Last year, unintentional drug overdoses in Ohio resulted in 4,915 deaths, according to the Ohio Department of Health. That is nearly four times greater than the 1,275 fatalities caused by motor vehicle crashes over the same period, the state said.

Graphic of the week


Earlier this summer, public health nonprofit the Truth Initiative released a new report on “Tobacco Nation,” the 12 contiguous states (including Ohio) that have smoking rates that are 50% higher than the national average. This list of states overlaps substantially with the states ranked in the bottom quartile for population health in HPIO's 2023 Health Value Dashboard. In fact, 11 of the 13 bottom quartile states are part of Tobacco Nation, as illustrated above.

Analysis from HPIO has found a strong link between smoking rates and overall population health and healthcare spending. Ohio reports higher rates of adult smoking than most other states (ranking near the bottom at 44th) and Dashboard analysis “found a strong correlation between adult smoking and health value, indicating that tobacco use is a leading driver of poor health and higher healthcare spending.” 

Previous analysis by HPIO also supports the link between tobacco use, population health and healthcare spending, “States with a lower adult smoking rate are more likely to have a better health value rank— meaning better population health outcomes and lower healthcare spending,” the analysis found.

All of HPIO’s work related to tobacco is available on the Institute’s website.

New data shows overdose deaths soared even after pain prescriptions fell

The number of prescription opioid pain pills shipped in the United States plummeted nearly 45% between 2011 and 2019, new federal data shows, even as fatal overdoses rose to record levels as users increasingly used heroin, and then illegal fentanyl (Source: “Overdoses soared even as prescription pain pills plunged,” Washington Post, Sept. 12).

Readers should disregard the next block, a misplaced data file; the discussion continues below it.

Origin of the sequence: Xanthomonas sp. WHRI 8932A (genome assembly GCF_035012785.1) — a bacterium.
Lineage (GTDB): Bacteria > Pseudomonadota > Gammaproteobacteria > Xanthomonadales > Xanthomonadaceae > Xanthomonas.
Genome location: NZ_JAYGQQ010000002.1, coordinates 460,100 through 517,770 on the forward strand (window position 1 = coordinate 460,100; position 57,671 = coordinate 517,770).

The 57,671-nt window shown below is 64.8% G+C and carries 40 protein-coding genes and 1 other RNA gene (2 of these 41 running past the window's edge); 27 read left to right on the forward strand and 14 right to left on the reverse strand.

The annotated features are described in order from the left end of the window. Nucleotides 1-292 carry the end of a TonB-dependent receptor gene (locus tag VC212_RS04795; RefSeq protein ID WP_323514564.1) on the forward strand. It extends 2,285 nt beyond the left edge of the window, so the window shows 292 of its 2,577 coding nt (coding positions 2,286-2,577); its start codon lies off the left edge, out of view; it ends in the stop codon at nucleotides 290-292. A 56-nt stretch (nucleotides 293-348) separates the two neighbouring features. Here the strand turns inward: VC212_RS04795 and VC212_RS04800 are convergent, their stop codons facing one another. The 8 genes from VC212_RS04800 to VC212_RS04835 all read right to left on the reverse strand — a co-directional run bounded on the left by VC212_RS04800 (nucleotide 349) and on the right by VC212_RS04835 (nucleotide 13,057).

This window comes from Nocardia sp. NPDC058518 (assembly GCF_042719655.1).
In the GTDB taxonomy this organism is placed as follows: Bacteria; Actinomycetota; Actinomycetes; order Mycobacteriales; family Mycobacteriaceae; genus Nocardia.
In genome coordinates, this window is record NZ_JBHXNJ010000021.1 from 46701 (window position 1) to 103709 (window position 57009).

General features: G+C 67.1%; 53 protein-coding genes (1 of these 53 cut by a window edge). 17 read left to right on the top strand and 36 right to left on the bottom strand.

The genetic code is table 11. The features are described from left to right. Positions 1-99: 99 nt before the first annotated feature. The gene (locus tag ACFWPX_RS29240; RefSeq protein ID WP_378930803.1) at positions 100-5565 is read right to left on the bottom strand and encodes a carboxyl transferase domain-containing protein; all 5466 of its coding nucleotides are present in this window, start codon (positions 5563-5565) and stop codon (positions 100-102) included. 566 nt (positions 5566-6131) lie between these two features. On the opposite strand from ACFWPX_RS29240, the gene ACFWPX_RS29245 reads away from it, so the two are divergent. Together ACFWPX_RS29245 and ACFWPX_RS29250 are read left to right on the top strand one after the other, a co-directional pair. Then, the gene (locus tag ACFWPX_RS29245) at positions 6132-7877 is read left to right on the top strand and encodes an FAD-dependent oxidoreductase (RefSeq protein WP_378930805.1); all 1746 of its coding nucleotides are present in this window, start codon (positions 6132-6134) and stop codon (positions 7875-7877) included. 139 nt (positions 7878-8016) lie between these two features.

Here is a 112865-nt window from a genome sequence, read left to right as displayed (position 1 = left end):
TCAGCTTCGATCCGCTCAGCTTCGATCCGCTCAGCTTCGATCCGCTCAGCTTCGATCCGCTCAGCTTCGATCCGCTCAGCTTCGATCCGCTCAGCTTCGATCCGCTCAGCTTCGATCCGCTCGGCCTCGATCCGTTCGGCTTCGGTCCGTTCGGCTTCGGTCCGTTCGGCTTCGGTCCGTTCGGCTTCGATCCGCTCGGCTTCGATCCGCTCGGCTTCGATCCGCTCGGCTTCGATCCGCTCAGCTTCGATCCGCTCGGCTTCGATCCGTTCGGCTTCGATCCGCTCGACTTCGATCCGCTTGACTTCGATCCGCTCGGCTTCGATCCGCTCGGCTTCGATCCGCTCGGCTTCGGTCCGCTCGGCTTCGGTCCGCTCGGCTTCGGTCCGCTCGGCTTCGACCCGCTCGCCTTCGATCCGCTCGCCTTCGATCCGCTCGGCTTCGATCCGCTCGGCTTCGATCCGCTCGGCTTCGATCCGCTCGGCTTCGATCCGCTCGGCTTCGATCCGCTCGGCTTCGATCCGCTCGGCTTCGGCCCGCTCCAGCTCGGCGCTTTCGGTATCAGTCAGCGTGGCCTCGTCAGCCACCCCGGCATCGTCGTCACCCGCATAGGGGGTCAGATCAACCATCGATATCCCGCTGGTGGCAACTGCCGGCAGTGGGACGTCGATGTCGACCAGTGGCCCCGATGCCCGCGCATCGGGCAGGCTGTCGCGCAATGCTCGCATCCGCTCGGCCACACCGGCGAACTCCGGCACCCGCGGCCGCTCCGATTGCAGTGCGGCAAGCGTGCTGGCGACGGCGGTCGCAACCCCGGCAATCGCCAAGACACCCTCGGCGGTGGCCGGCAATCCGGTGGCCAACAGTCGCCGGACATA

The data confirms what’s long been known about the arc of the nation’s addiction crisis: Users first got hooked by pain pills saturating the nation, then turned to cheaper and more readily available street drugs after law enforcement crackdowns, public outcry and changes in how the medical community views prescribing opioids to treat pain.
The drug industry transaction data, collected by the Drug Enforcement Administration and released by attorneys involved in the massive litigation against opioid industry players, reveals that the number of prescription hydrocodone and oxycodone pills peaked in 2011 at 12.8 billion pills, and dropped to fewer than 7.1 billion by 2019. Shipments of potent 80-milligram oxycodone pills dropped 92% in 2019 from their peak a decade earlier.

Many of the counties with the highest fentanyl death rates — in hard-hit states such as West Virginia, Kentucky and Ohio — started out with alarmingly high doses of prescription pills per capita, according to a Washington Post analysis of the DEA data and federal death records.

Drug use, homelessness contribute to spike in heat-related deaths, CDC data shows

Heat-related illness and deaths in the U.S. are on the rise, and an increase in drug use and homelessness is a significant part of the problem, according to public health officials and data from the Centers for Disease Control and Prevention (Source: “Heat-Related Deaths Are Up, and Not Just Because It’s Getting Hotter,” KFF Health News, Sept. 8).

Heat was the underlying or contributing cause of about 1,670 deaths nationwide in 2022, for a rate of about 5 deaths per million residents, according to provisional data from the CDC. That’s the highest heat-related death rate in at least two decades. The next-highest death rate was logged in 2021.

The simplest explanation for the increase is that it is getting hotter. The last eight years were the hottest on record, according to NASA figures dating to the late 1800s. But factors other than climate change also play a role.

Substance abuse, especially misuse of methamphetamines, has emerged as a major factor in heat-related illness. Methamphetamines can cause body temperature to increase to dangerous levels, and the combination of meth abuse, heat, and homelessness can be fatal.

“With any environmental crisis, people experiencing homelessness experience it first, they experience it worst, and they experience it longest,” said Katie League, behavioral health manager for the National Health Care for the Homeless Council.